Alan White is considered by many to be one of the greatest rock drummers of all-time. With forty-plus years of performance experience and appearances on over fifty albums, Alan’s dossier reads like a who’s-who of rock legends. With his consummate professionalism and easy-going nature, Alan continues to be an inspiration to fellow musicians as well as fans.
Born in Pelton, Co. Durham, in northern England on June 14th, 1949, Alan is the only child of May and Raymond White. At the age of six, Alan began taking piano lessons and in time it became apparent that his style was very percussive. Noticing this, he was given his first drum kit by his Uncle Ken, also a drummer.
Alan took to the drums immediately, and began performing publicly with a local band just three months later, at the ripe old age of 13. Throughout the mid to late 1960s, Alan continued to hone his craft in England and Europe with a variety of bands, including The Downbeats, The Gamblers, Billy Fury, Alan Price Big Band, Bell and Arc, Terry Reid, and Happy Magazine (later called Griffin) and Balls with Trevor Burton and Denny Laine.
In the summer of 1968, Alan was asked to join Ginger Baker’s Airforce, a new group being put together by the former drummer of Cream and other noted musicians from England’s music scene including Steve Winwood, formerly of Traffic.
In 1969, Alan received what he thought at the time to be a prank phone call, but was actually John Lennon calling to ask Alan to join the Plastic Ono Band. The next day Alan found himself learning songs in the back of an airliner en-route to Toronto with Lennon, Yoko Ono, Eric Clapton and Klaus Voorman. The ensuing album, Live Peace in Toronto, sold millions of copies, peaking at number 10 on the pop charts.
Alan’s association with Lennon continued, recording singles like ‘Instant Karma’ and the subsequent landmark album, Imagine, with Alan providing drums for the title song, ‘Jealous Guy’, and ‘How Do You Sleep at Night’. Alan’s work with Lennon led to an introduction to George Harrison, who asked Alan to perform on the album All Things Must Pass, including the hit single, ‘My Sweet Lord’, released in 1970.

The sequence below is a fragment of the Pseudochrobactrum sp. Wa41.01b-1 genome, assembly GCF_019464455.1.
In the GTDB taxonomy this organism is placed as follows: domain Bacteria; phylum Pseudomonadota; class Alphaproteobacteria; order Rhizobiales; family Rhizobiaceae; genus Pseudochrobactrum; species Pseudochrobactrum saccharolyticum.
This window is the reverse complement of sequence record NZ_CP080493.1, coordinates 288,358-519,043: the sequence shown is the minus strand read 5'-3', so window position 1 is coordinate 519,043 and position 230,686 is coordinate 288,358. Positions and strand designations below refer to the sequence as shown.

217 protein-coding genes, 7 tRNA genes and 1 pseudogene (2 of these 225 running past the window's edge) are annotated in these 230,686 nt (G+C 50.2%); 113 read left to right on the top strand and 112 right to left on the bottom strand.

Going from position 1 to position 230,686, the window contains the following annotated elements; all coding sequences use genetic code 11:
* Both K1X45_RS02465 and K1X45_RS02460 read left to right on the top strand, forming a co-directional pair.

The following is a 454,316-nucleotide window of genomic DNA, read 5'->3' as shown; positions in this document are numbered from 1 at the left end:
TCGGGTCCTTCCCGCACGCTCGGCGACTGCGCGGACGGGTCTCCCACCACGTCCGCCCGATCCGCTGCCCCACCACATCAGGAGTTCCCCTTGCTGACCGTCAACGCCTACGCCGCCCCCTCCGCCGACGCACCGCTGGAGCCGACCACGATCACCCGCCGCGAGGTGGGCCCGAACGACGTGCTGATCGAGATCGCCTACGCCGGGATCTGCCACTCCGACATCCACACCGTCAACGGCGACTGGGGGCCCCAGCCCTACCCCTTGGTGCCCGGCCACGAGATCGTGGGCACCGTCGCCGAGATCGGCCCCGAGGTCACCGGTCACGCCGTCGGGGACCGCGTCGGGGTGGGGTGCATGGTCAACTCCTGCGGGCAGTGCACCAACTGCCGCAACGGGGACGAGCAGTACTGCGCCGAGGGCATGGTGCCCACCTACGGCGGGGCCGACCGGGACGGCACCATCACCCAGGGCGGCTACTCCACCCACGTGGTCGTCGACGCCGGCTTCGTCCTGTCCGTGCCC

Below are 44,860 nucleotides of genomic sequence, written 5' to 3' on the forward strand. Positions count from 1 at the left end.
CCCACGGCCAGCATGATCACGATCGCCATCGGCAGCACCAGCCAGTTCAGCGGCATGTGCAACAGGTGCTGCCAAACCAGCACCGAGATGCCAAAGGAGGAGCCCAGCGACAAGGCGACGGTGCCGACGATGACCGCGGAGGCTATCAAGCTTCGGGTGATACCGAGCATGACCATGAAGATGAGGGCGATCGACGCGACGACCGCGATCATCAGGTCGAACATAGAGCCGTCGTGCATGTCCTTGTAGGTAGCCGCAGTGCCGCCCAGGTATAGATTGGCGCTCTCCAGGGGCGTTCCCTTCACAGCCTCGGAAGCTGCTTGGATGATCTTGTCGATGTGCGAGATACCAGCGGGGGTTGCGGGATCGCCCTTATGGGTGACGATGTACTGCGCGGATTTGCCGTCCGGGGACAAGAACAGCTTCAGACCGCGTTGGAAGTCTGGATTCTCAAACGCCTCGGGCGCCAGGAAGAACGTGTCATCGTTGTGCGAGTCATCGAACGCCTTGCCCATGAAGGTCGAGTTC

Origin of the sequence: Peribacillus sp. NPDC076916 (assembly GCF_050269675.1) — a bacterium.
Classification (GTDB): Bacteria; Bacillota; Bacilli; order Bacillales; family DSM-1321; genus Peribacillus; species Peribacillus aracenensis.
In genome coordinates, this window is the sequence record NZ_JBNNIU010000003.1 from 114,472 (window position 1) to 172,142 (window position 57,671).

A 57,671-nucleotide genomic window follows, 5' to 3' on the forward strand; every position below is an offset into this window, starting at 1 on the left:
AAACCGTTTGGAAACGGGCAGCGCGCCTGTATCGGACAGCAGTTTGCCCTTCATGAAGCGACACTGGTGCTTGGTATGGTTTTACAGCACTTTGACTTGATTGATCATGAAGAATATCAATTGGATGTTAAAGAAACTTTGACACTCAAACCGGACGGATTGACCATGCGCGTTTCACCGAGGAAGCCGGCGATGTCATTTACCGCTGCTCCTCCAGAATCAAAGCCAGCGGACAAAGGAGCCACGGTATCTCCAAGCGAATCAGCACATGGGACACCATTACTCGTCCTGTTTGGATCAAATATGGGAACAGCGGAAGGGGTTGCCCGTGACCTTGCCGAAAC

In June 1972, while on tour with Joe Cocker, Alan got a phone call from his manager, Tony Dimitriades, who said that Yes wanted him to join the band. His current tour was ending so he flew back to England for a meeting with Jon Anderson and Chris Squire, who told him that he was joining Yes or “they were going to throw me out the third-story window,” recalls Alan.
Three days later, on June 30th, Yes, along with their new drummer, opened their US tour before 15,000 fans in Dallas, Texas. Alan and Yes gave each other three months to see if it would work out, and more than thirty years later, Alan is an integral part of the band, having played on every Yes studio and live album recorded since.
His first studio endeavor with Yes, the 1974 release Tales From Topographic Oceans, saw Alan creating massive multi-rhythmic passages for the track ‘Ritual’. When it was performed on Yes’ 2000 ‘Masterworks’ tour, ‘Ritual’, which has nearly the entire band playing percussion together onstage, was a crowd favorite.
Far from just a time-keeper, Alan has written a large part of Yes’ music; from the chord sequences for the beautiful ‘Turn of the Century’, from the album Going for the One (1977), to many of the themes on Tormato (1978) and Drama (1980), to the hypnotic opening to ‘Mind Drive’, from Keys to Ascension 2 (1997).
Never having lost his love for piano, Alan has recorded several keyboard parts for Yes as far back as 1974, when he tracked backing piano for the conclusion to ‘Ritual’, when Yes keyboardist Rick Wakeman was unavailable. Alan continues to play piano to this day, and was featured on several tracks on Yes’ 2001 album Magnification, as well as live keyboard performances on the subsequent tour.
Time off from the Yes’ hectic touring and recording schedule allows Alan to pursue other projects as well. With longtime friend and technical guru, Reek Havok, he formed ‘Crash and Bang’, to provide music for the entertainment industry, including video games and television shows. “It also serves as a testing ground for new music hardware and software and new approaches to music and it’s psychological effects on the user and an excuse to plug the wrong things together just to see what happens!”, adds Reek.
In recent years, Alan has performed with a variety of artists, including Spencer Davis, The Ventures, Charlie Daniels and Eddie Money, to name but a few. In 2007, Alan played alongside Keith Emerson, Simon Kirk and Yes bassist Chris Squire at the Ahmet Ertegün memorial show, as part of the opening act for Led Zeppelin. He also conducts numerous drum clinics around the country and around the world to encourage and teach other drummers.
Alan and his wife Gigi are very active in the Seattle arts community, serving on the board of directors for Music Aid Northwest, Northwest Program for the Arts, and the Seattle Theatre Group. Alan is also a member of the Seattle Chapter of The National Academy of Recording Arts & Sciences.